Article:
David Watsky | CNET.Com
Troy Warren for CNT #Technology
The Hyperchiller claims to chill boiling hot liquids in just 60 seconds. I’ll be the judge of that.
I’m an iced coffee drinker in all seasons, thank you very much. I like hot coffee on chilly mornings or at a silver-top diner and there’s nothing like a well-placed cappuccino, but iced is my default and there are lots of ways to brew and buy iced coffee these days.
Cold brew — coffee made by steeping grounds in cold water for 12 or more hours — has become popular, for instance. Cold brew cultists say the half-day process produces a stronger, smoother beverage and its fans seem to love it. But some, including yours truly, prefer milder, traditional iced coffee. That method presents its own set of problems; namely having to wait for it to cool down after brewing or dealing with watered-down coffee if you ice it right away, neither of which is ideal.
Enter the Hyperchiller, a compact $25 device that claims it can chill just about any beverage, caffeinated, alcoholic, hot, room-temperature or otherwise in just one minute.
How does this thing even work?
The Hyperchiller is about the size of a large jar of pasta sauce. It has an inner cooling chamber with two layers of ice on both sides of the chamber. The ice layers are contained by internal stainless vessels so it chills the liquid when poured in without melting into it and diluting it. The hot liquid chamber is also thin so it spreads the hot beverage out, chilling it faster than a corksicle or frozen whiskey stones.
One thing to note is that you have to refreeze the device after each use (as you would with almost any other device in this category.) After using the Hyperchiller for hot beverages, you’ll need to refreeze it for a few hours — ideally 8 or more. For room-temperature tipples including wine and whiskey, it won’t thaw as much and thus needs less time to refreeze. But what’s nice is you don’t ever have to change or refill the water since the only chamber that gets dirty is the one in between. And even that only requires a quick rinse and then you can pop it back in.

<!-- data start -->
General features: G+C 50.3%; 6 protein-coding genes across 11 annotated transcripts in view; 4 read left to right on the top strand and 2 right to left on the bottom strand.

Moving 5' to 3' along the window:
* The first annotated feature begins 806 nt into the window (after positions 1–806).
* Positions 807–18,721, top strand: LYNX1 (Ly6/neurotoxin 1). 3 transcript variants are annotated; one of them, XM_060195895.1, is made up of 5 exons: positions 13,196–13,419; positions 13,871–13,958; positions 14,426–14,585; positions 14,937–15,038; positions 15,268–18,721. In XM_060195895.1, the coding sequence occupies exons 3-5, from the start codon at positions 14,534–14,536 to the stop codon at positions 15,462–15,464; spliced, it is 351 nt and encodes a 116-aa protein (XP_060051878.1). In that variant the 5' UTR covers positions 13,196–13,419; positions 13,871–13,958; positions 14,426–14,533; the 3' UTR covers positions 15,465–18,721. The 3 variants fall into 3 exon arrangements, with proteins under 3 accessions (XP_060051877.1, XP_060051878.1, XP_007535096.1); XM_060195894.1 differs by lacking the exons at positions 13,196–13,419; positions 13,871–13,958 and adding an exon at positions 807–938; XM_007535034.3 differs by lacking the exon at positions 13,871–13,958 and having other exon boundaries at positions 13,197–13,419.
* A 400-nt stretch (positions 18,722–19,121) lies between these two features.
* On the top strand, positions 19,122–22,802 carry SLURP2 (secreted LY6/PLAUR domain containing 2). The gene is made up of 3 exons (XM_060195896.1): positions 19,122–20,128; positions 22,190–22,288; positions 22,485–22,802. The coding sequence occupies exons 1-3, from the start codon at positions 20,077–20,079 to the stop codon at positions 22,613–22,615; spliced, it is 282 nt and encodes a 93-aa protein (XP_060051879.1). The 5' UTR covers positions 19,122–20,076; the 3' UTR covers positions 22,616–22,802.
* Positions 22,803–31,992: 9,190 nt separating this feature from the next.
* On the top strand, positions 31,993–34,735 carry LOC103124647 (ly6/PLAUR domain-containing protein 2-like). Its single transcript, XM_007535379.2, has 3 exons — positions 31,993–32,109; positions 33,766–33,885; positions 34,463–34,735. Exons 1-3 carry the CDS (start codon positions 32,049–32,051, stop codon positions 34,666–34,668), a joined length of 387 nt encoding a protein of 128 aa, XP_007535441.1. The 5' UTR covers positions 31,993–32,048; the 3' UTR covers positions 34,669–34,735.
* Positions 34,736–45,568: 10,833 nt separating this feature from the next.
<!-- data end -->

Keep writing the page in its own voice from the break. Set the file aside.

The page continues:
How much chill does the Hyperchiller really have?
Iced coffee chill test
The Hyperchiller is great for many things but iced coffee was my number one goal, so I hot-brewed a big pot of my favorite java. The freshly brewed coffee was 175 degrees F but when I ran 12 ounces through the Hyperchiller and left it in for one minute, what poured out was a full 100 degrees cooler, down to a room temperature 75 degrees. I left the rest of the hot coffee in for another minute (two total) and what emerged from the device had a chill, down to 59 degrees. I checked the inner chambers and there was still a good bit of ice, meaning I could chill the other half of the pot down — albeit not as well — or refreeze the Hyperchiller in just a few hours.
This was good. Very good.
Because tea brews at a similarly hot temperature and is often consumed at the same cold temperature as iced coffee, this coffee test applies pretty congruently to tea.
The wine test
Experts say 48 to 55 F is optimal for drinking white wine. At room temperature, my wine measured in at a balmy 75 but one 45 second spin through the Hyperchiller and it was at a sip-perfect 45 degrees and ready to drink (so I did.) With wine, the Hyperchiller didn’t have to do nearly as much work as with the hot coffee and so the inner chambers were still mostly frozen. I could easily chill more wine (challenge accepted) or just another 25 minutes in the freezer and it was back to solid.
Much like the tea-to-coffee comparison, the Hyperchiller will do to whisky what it does to room temperature white wine, and so if you’re a chilled Bourbon or Scotch drinker who doesn’t love the dilution effect, this will work wonderfully. Just make sure it’s washed out nice and clean so as not to get unwanted Colombian dark roast flavors in your Pappy 20-year. Or maybe that would be good. Hmm…
Anyways, I love the little thing. You can pick up a Hyperchiller in one of four colors for just $25 and have non-watered-down iced coffee in the time it takes to order at Starbucks.
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